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September 13, 2013
I try to read everything, and I've tried to read everything. I’m not sure that phrase means anything, “I try to read everything,” but I am sure it becomes increasingly meaningless, if meaninglessness can be said to increase. Oh, but of course it can—meaninglessness, like anything else, is subject to economic imperatives, and the concept loses some essential shade of, well, meaning if it’s not spoken of or to or near with terms that at least suggest the presence of those imperatives.
So, anyway, I try and have tried to read everything, but I’m no good at reading, which means I’m hopelessly behind my smarter friends (“smarter” as intensifying the class “friends,” not limiting it), which means mostly I watch, awed. And I’ve watched long enough—or maybe it would be more accurate to say I’ve stared confused in the right direction, occasionally distracted by birds, long enough—that I think maybe I’ve noticed a few things. The big-picture thing I’ve noticed is that my friends are mostly lefties, mostly writers (mostly poets, if the distinction must be made), and mostly, with varying degrees of clarity, against capitalism. I am mostly, with varying degrees of clarity, all those things myself.
But I worry about my friends and me. It’s not that I don’t think we go far enough in our efforts—be they public or private—to fight, or at least poke irritatingly at, or at least usefully expose the workings of, capitalism. It’s that I think we don’t know how to fight it. Yes, I’m talking about conceptual poetry.
No, I’m not talking about conceptual poetry as a thing in itself, but as an example—a manifestation—of a particular impulse. Here’s what I’m really talking about:
At this point in history, capitalism is more a symptom than a disease, but it is a symptom of a disease that was itself originally created by capitalism. The disease is—it has become—us. Or, more specifically, the disease is, collectively, the various ways our minds operate in reaction to capitalism’s impetus, which most of us surely felt before we felt any sense of selfness that we could recognize. The disease was in our brains before we were. And I worry that our attempts to critique and combat the power structures fed by late capitalism reflect, and therefore reify, and even strengthen, the very power structures in opposition to which they explicitly or implicitly position themselves. Such projects are, I think, self-defeating because they arise from the kinds of thinking produced by the power structures they seek to combat, and ultimately manifest as symptoms fighting symptoms. But we must fight, yes? Yes.
I don’t see a way around this problem. But I look for a way around this problem—and you will notice right away that this arises out of my “I try to read everything” b.s./nonsense—in books written before capitalism became what it is now. I do this because the people who wrote back then weren’t infected and infecting in the same way we are (they had their own ways, of course—sexism, racism, otherthingsisms, among other things—and one must read carefully). And I should clarify: I’m not looking for strategies of confrontation or combat, I’m looking for ways—patterns, or, better, grooves of thinking—according to which I hope to adjust my own thinking. And when I am changed, as I hope to be, I believe I will be better-equipped to at least think about fighting capitalism. It’s true, in this instance it is fundamentally true—before we can make change, we must be changed. Because C.R.E.A.M.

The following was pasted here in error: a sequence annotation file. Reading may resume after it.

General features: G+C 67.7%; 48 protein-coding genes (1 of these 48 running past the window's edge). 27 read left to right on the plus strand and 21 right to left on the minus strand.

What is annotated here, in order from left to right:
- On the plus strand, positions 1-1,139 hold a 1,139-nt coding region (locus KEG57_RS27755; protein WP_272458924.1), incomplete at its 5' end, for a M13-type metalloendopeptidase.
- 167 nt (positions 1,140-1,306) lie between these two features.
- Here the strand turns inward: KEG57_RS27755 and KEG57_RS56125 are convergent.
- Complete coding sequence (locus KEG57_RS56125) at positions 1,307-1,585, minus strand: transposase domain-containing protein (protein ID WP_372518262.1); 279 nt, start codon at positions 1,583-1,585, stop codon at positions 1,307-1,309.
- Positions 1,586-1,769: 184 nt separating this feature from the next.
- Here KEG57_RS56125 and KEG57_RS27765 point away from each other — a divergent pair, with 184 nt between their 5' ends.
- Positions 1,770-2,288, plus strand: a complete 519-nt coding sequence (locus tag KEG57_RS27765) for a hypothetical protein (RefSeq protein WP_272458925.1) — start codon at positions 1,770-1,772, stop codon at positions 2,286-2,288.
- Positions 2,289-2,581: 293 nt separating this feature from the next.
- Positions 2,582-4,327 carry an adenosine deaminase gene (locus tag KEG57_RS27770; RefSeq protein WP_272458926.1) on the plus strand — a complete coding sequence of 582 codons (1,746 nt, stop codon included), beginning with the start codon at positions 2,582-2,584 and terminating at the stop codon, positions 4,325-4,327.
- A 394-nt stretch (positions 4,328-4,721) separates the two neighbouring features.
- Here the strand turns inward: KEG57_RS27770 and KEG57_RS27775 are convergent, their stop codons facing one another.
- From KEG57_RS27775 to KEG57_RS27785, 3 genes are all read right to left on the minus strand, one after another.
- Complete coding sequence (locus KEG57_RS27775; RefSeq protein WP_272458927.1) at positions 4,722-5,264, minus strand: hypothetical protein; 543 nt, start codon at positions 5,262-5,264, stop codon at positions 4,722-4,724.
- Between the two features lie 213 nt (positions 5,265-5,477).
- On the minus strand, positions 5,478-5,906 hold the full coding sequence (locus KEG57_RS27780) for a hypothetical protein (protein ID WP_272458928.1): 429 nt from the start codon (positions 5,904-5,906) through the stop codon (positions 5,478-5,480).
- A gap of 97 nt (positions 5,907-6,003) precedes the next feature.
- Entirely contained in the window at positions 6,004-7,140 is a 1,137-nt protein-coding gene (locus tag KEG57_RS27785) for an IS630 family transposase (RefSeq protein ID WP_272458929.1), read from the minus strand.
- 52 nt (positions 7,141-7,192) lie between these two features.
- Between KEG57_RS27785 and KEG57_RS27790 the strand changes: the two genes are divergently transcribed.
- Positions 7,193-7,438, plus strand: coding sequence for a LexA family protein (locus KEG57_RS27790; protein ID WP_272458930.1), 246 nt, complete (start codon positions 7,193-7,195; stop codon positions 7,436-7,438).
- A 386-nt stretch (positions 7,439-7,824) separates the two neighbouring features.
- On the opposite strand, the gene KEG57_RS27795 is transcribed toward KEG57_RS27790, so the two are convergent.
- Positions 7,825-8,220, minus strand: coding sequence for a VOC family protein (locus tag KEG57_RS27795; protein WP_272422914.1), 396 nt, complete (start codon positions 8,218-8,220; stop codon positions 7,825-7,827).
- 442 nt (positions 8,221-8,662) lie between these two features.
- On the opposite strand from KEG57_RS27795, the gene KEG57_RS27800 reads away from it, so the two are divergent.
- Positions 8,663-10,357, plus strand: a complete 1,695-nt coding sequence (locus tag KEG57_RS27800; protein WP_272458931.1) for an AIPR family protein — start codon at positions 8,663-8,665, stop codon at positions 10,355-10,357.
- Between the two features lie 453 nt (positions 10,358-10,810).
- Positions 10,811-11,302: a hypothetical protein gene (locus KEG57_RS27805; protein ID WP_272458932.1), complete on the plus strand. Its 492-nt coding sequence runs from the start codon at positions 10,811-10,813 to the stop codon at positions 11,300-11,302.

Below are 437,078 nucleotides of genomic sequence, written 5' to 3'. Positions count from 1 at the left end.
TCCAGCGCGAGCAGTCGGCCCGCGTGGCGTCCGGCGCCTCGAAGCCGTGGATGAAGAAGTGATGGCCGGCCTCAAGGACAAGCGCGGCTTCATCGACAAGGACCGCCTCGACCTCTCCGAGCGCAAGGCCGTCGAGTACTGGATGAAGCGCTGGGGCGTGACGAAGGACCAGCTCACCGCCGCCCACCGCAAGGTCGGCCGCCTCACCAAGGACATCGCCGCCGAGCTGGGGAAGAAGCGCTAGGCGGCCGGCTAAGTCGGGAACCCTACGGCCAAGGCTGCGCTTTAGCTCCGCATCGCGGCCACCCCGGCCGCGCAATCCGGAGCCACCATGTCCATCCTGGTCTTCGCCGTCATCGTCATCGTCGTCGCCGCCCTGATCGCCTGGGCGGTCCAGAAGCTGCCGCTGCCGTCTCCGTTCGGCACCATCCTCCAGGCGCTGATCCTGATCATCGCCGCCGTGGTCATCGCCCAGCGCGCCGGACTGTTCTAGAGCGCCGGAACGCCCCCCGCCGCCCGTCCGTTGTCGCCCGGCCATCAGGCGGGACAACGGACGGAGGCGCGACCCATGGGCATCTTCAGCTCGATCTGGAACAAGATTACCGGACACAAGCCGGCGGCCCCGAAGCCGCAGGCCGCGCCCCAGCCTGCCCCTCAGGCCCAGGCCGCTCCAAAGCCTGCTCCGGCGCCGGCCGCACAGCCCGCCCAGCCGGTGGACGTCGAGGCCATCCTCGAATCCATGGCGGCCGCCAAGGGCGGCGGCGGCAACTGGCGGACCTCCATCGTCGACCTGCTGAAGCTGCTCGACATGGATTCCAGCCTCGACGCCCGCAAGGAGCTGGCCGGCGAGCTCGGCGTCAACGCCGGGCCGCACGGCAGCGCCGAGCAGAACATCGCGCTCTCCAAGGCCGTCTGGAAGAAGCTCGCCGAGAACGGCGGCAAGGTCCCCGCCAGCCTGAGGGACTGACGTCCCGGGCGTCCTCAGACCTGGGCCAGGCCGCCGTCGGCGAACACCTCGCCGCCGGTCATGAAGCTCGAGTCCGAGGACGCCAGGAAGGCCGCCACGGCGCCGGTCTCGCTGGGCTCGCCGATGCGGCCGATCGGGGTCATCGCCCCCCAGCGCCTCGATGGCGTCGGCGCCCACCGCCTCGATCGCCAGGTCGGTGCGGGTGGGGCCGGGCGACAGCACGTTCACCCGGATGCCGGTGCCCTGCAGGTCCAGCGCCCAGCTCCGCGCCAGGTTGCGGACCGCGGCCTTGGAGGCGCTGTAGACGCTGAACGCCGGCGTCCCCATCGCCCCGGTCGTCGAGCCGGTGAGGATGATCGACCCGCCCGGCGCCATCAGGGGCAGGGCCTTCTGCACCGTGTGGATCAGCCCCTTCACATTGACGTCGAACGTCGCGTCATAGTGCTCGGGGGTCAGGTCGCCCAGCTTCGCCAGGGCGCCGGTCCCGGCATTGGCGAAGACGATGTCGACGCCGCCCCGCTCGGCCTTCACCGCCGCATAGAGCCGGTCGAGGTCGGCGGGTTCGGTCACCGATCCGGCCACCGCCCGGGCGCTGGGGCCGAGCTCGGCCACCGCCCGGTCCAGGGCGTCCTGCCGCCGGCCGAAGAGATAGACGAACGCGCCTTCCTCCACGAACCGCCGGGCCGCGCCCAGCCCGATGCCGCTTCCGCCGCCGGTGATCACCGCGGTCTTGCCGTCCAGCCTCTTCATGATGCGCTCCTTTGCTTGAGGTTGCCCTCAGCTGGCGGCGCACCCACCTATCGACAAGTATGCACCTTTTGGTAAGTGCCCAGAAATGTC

And because, as (someone who tries more or less fumblingly to be) a poet, I’m in a privileged position. I’m in a lot of privileged positions, actually—in many instances, thanks to capitalism. And I’m in a privileged position as a poet thanks to capitalism. You’ve heard this one before, right? Well, that don’t make it less true. Never—except maybe in ancient Greece—has poetry been more important culturally (and politically and economically). Poetry is everywhere, and is one of the most powerful forces in the lives of many millions of people. Some days—I really mean this—some days I just get so jazzed thinking about hip-hop, thinking about this whole culture that celebrates writing and writers. Those who do it and those who love it really care how well the verses they write and enjoy are written. Damn, poets, how are we not stupid giddy about hip-hop every day? We are privileged to live in hip-hop’s moment; hip-hop raises us up.
So, anyway, I’m in this privileged position thanks to capitalism, and I’m trying to find a way out of my own head—not through the drugs or the drink, but through, right now, Percy Shelley’s “A Defence of Poetry.” And I feel anxious about it because “A Defence of Poetry” is, like, 200 years old, and I’ve noticed—and, friends, haven’t you noticed this, too?—that the compulsion toward the new is especially powerful among thinkers, especially thinkers in the humanities, double especially among poets, so many of whom love their theorists. And this situation is bizarre and even, if I’m being honest with myself, a little repulsive to me because the compulsion toward the new—as Westerners, at least, experience it today—in all its forms, is a signature triumph, and one of the necessary engines, of capitalism. And me and my socialist friends are compelled toward the new so hard.
But we poets, we gotta do this work. One way or another, my way or yours (probably yours is better), we have to find ways to think with new and different heads and bodies and words. It does no good, no good, really, from where we’re at right now, to send up, even to expose, capitalism in a new way because all that means is you’re changing the music—you’re still dancing with capitalism. Sure, it’s funny sometimes, but a lot of things are funny. And we pay for them all.
Photograph: Clever Cupcakes
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